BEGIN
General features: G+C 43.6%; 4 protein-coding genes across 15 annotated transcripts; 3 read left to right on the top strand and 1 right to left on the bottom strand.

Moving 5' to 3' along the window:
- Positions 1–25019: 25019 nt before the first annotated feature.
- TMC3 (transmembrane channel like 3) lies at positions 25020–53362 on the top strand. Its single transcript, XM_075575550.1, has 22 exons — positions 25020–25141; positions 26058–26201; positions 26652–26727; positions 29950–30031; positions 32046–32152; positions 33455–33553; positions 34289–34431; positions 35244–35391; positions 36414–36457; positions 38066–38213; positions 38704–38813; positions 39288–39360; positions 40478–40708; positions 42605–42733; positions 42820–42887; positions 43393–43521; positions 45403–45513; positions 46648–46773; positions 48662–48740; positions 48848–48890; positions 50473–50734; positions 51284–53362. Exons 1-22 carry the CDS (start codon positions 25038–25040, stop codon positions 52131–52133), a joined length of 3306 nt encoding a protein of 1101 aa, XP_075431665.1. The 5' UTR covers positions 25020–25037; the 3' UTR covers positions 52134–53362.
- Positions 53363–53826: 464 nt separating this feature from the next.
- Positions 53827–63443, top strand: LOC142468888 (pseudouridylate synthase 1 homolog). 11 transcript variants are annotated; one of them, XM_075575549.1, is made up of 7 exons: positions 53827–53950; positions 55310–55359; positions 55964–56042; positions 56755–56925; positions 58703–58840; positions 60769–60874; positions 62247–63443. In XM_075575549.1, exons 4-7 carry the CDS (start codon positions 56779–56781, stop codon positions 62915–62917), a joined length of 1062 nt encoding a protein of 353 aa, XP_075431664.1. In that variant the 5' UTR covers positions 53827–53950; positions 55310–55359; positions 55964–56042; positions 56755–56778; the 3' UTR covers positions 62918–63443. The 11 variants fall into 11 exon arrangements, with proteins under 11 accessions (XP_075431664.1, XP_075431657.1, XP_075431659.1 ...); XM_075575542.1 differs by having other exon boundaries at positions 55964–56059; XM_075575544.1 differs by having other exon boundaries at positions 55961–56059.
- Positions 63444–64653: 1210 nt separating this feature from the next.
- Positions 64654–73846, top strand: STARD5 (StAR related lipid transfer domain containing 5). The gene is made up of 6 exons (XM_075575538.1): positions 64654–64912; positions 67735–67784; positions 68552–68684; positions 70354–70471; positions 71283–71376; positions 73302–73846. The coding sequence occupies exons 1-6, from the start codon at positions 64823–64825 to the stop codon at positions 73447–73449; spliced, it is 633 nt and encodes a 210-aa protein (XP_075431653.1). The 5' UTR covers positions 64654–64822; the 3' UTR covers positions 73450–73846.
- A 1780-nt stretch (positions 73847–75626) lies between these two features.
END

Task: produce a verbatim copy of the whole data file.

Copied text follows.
General features: G+C 43.6%; 4 protein-coding genes across 15 annotated transcripts; 3 read left to right on the top strand and 1 right to left on the bottom strand.

Moving 5' to 3' along the window:
- Positions 1–25019: 25019 nt before the first annotated feature.
- TMC3 (transmembrane channel like 3) lies at positions 25020–53362 on the top strand. Its single transcript, XM_075575550.1, has 22 exons — positions 25020–25141; positions 26058–26201; positions 26652–26727; positions 29950–30031; positions 32046–32152; positions 33455–33553; positions 34289–34431; positions 35244–35391; positions 36414–36457; positions 38066–38213; positions 38704–38813; positions 39288–39360; positions 40478–40708; positions 42605–42733; positions 42820–42887; positions 43393–43521; positions 45403–45513; positions 46648–46773; positions 48662–48740; positions 48848–48890; positions 50473–50734; positions 51284–53362. Exons 1-22 carry the CDS (start codon positions 25038–25040, stop codon positions 52131–52133), a joined length of 3306 nt encoding a protein of 1101 aa, XP_075431665.1. The 5' UTR covers positions 25020–25037; the 3' UTR covers positions 52134–53362.
- Positions 53363–53826: 464 nt separating this feature from the next.
- Positions 53827–63443, top strand: LOC142468888 (pseudouridylate synthase 1 homolog). 11 transcript variants are annotated; one of them, XM_075575549.1, is made up of 7 exons: positions 53827–53950; positions 55310–55359; positions 55964–56042; positions 56755–56925; positions 58703–58840; positions 60769–60874; positions 62247–63443. In XM_075575549.1, exons 4-7 carry the CDS (start codon positions 56779–56781, stop codon positions 62915–62917), a joined length of 1062 nt encoding a protein of 353 aa, XP_075431664.1. In that variant the 5' UTR covers positions 53827–53950; positions 55310–55359; positions 55964–56042; positions 56755–56778; the 3' UTR covers positions 62918–63443. The 11 variants fall into 11 exon arrangements, with proteins under 11 accessions (XP_075431664.1, XP_075431657.1, XP_075431659.1 ...); XM_075575542.1 differs by having other exon boundaries at positions 55964–56059; XM_075575544.1 differs by having other exon boundaries at positions 55961–56059.
- Positions 63444–64653: 1210 nt separating this feature from the next.
- Positions 64654–73846, top strand: STARD5 (StAR related lipid transfer domain containing 5). The gene is made up of 6 exons (XM_075575538.1): positions 64654–64912; positions 67735–67784; positions 68552–68684; positions 70354–70471; positions 71283–71376; positions 73302–73846. The coding sequence occupies exons 1-6, from the start codon at positions 64823–64825 to the stop codon at positions 73447–73449; spliced, it is 633 nt and encodes a 210-aa protein (XP_075431653.1). The 5' UTR covers positions 64654–64822; the 3' UTR covers positions 73450–73846.
- A 1780-nt stretch (positions 73847–75626) lies between these two features.